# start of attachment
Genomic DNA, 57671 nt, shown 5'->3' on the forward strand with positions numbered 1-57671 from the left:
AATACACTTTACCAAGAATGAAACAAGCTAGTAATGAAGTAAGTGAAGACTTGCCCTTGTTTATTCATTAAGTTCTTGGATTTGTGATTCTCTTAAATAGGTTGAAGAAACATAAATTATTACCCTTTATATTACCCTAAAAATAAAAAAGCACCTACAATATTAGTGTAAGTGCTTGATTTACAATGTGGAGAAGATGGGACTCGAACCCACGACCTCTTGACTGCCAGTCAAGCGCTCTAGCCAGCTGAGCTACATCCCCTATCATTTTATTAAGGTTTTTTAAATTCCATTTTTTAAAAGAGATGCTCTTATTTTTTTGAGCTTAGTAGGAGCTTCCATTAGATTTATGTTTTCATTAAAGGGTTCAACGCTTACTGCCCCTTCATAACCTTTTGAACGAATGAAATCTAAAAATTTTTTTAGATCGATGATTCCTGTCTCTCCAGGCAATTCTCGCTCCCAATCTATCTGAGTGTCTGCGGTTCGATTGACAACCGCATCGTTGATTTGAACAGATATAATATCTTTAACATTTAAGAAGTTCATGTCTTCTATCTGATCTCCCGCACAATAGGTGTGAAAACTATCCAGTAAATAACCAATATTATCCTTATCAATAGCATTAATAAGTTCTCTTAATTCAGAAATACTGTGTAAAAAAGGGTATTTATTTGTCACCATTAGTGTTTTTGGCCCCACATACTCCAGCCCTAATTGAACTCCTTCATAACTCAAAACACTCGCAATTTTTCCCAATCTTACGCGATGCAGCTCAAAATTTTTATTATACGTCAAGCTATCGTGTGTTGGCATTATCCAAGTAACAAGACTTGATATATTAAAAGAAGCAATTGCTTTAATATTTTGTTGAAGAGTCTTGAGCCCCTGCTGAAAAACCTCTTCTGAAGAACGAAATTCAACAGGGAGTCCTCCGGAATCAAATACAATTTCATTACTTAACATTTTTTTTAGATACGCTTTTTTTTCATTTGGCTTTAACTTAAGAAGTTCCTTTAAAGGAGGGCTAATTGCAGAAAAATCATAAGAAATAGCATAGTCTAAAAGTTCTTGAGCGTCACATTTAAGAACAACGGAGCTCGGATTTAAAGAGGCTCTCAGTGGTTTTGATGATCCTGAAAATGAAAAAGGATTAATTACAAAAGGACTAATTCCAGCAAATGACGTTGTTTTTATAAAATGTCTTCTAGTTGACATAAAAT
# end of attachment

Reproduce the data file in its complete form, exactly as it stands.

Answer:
Genomic DNA, 57671 nt, shown 5'->3' on the forward strand with positions numbered 1-57671 from the left:
AATACACTTTACCAAGAATGAAACAAGCTAGTAATGAAGTAAGTGAAGACTTGCCCTTGTTTATTCATTAAGTTCTTGGATTTGTGATTCTCTTAAATAGGTTGAAGAAACATAAATTATTACCCTTTATATTACCCTAAAAATAAAAAAGCACCTACAATATTAGTGTAAGTGCTTGATTTACAATGTGGAGAAGATGGGACTCGAACCCACGACCTCTTGACTGCCAGTCAAGCGCTCTAGCCAGCTGAGCTACATCCCCTATCATTTTATTAAGGTTTTTTAAATTCCATTTTTTAAAAGAGATGCTCTTATTTTTTTGAGCTTAGTAGGAGCTTCCATTAGATTTATGTTTTCATTAAAGGGTTCAACGCTTACTGCCCCTTCATAACCTTTTGAACGAATGAAATCTAAAAATTTTTTTAGATCGATGATTCCTGTCTCTCCAGGCAATTCTCGCTCCCAATCTATCTGAGTGTCTGCGGTTCGATTGACAACCGCATCGTTGATTTGAACAGATATAATATCTTTAACATTTAAGAAGTTCATGTCTTCTATCTGATCTCCCGCACAATAGGTGTGAAAACTATCCAGTAAATAACCAATATTATCCTTATCAATAGCATTAATAAGTTCTCTTAATTCAGAAATACTGTGTAAAAAAGGGTATTTATTTGTCACCATTAGTGTTTTTGGCCCCACATACTCCAGCCCTAATTGAACTCCTTCATAACTCAAAACACTCGCAATTTTTCCCAATCTTACGCGATGCAGCTCAAAATTTTTATTATACGTCAAGCTATCGTGTGTTGGCATTATCCAAGTAACAAGACTTGATATATTAAAAGAAGCAATTGCTTTAATATTTTGTTGAAGAGTCTTGAGCCCCTGCTGAAAAACCTCTTCTGAAGAACGAAATTCAACAGGGAGTCCTCCGGAATCAAATACAATTTCATTACTTAACATTTTTTTTAGATACGCTTTTTTTTCATTTGGCTTTAACTTAAGAAGTTCCTTTAAAGGAGGGCTAATTGCAGAAAAATCATAAGAAATAGCATAGTCTAAAAGTTCTTGAGCGTCACATTTAAGAACAACGGAGCTCGGATTTAAAGAGGCTCTCAGTGGTTTTGATGATCCTGAAAATGAAAAAGGATTAATTACAAAAGGACTAATTCCAGCAAATGACGTTGTTTTTATAAAATGTCTTCTAGTTGACATAAAAT